On the Freud Front, part 3

The weather grows colder, and Freud grows older.

It’s odd, being so hyper-aware that he* will die soon and how briefly this spider has been in my life. This spider just living his life, completely unaware of the girl that watches him on the other side of the glass, who chuckles over him with her new friends, and feels a little less alone in a big new place all by herself.

Freud now spends most of his time hidden up in the eaves of the window, clinging away from the wind that blows hard enough to pull my window open further and carries a chill that makes the pigeons puff up their feathers into Elizabethan ruffs the color of dishwater.

Due to his negligence his beautiful web, genius in its construction, began to degrade. It took on a fuzzy quality not unlike the artificial webbing you buy at the store and spread all over your house at this time of year. I remember helping my mom spread out the synthetic fibers across the rough brick of our front porch, even when I was little at our old house. I tried to pull it apart to get the most spider-webbish look, guesstimating the point when the threads would snap into two pieces rather than one.

Today Freud moved slowly out onto his web, unsure of his footing and unsteady. The old gent seemed unbalanced, using only his forelegs to move himself around. The gusty wind unsettled him, sending him scurrying up to his notch in the brick as the web bowed and swayed like a ship tossed on stormy seas. But Freud is a clever and bold spider, as his battle against the wasp proved, and he set about making improvements to his web. He worked his way up and down the threads, adding a few here and there, tying them off before changing angle. Each section strengthened the fuzziest portions of the web, battening them down to steady it against the wind. Several times he got close enough to the window opening to make me shut the window (I still would rather not meet Freud face to face).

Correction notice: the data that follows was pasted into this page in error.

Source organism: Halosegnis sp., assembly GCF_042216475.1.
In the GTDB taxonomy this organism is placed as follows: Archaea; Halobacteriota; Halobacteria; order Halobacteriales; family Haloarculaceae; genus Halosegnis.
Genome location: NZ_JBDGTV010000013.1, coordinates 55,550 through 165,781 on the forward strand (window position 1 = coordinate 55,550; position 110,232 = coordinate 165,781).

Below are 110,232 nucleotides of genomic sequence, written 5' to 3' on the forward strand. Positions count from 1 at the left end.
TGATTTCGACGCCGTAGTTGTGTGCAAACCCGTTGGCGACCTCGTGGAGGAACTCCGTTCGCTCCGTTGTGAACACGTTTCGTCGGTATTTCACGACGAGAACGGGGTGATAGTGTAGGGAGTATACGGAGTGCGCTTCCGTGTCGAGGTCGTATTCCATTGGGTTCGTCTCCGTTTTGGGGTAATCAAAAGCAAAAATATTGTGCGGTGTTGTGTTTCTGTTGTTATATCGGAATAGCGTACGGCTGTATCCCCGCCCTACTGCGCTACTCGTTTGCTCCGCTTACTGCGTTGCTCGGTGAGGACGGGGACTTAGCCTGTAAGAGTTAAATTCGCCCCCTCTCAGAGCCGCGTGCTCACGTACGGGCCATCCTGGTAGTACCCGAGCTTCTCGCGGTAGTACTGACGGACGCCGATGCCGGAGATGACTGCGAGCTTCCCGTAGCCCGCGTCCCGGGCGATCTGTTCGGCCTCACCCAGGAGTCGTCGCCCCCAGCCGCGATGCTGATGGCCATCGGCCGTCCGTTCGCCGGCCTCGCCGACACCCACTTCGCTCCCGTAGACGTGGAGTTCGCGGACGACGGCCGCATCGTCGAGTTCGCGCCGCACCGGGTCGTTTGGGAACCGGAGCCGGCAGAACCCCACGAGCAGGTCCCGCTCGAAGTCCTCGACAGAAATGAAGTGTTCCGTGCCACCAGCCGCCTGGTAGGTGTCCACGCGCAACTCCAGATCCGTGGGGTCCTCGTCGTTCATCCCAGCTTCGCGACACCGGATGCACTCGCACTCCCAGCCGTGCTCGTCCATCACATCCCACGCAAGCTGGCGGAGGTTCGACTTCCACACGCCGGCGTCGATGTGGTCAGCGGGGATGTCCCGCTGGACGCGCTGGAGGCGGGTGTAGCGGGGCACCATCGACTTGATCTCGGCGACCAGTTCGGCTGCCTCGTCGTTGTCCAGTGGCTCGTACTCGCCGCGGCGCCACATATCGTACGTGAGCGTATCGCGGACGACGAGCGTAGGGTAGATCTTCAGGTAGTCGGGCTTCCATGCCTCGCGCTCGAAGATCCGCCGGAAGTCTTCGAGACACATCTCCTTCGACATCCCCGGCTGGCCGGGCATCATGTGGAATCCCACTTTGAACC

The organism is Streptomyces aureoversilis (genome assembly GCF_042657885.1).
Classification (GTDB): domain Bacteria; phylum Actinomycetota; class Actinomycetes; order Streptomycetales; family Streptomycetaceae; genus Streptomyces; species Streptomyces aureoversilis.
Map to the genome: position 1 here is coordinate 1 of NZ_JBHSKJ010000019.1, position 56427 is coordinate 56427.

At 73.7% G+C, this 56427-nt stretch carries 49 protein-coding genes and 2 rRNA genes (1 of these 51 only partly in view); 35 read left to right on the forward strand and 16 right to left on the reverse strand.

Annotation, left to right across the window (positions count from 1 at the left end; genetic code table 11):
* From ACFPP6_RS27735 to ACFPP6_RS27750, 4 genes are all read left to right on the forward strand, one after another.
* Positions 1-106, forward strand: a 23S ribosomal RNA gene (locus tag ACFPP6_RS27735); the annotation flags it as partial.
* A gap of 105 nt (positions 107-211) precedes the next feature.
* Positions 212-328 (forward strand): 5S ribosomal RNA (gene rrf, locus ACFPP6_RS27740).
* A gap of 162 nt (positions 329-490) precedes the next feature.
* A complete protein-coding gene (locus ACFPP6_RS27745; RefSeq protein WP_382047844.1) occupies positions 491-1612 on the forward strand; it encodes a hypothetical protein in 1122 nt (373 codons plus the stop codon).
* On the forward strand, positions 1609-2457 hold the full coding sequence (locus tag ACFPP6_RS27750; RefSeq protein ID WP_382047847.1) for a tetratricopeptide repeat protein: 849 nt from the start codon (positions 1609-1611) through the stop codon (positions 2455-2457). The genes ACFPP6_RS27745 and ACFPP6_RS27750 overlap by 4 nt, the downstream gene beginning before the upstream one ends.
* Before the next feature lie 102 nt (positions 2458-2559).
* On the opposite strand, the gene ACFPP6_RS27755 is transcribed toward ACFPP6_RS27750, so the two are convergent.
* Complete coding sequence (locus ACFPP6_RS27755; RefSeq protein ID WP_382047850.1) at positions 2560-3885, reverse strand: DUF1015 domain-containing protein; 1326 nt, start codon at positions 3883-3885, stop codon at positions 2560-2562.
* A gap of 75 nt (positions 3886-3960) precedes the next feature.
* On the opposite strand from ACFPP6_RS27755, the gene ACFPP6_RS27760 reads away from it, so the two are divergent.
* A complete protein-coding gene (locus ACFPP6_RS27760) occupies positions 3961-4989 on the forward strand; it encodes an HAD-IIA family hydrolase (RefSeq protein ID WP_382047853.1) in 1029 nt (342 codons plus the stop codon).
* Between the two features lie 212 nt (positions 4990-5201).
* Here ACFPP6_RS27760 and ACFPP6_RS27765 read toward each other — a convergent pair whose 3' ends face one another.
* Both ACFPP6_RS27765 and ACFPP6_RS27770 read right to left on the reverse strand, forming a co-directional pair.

For those interested, here is a little video of Freud repairing his web (I feel like David Attenborough). Note how he shoots his webbing out of spinnerete (I assume?) to either begin or end a thread. Apparently, spiders spinneretes have many spigots; each spider has at least six different silks. Also, did you know that spiders move their limbs through hydraulic pressure rather than muscles?**

*yes, I’m aware Freud is more likely than not female. Let me live in ignorance, ok?
** thanks, wikipedia!

Advertisements

Leave a Reply

Fill in your details below or click an icon to log in:

WordPress.com Logo

You are commenting using your WordPress.com account. Log Out / Change )

Twitter picture

You are commenting using your Twitter account. Log Out / Change )

Facebook photo

You are commenting using your Facebook account. Log Out / Change )

Google+ photo

You are commenting using your Google+ account. Log Out / Change )

Connecting to %s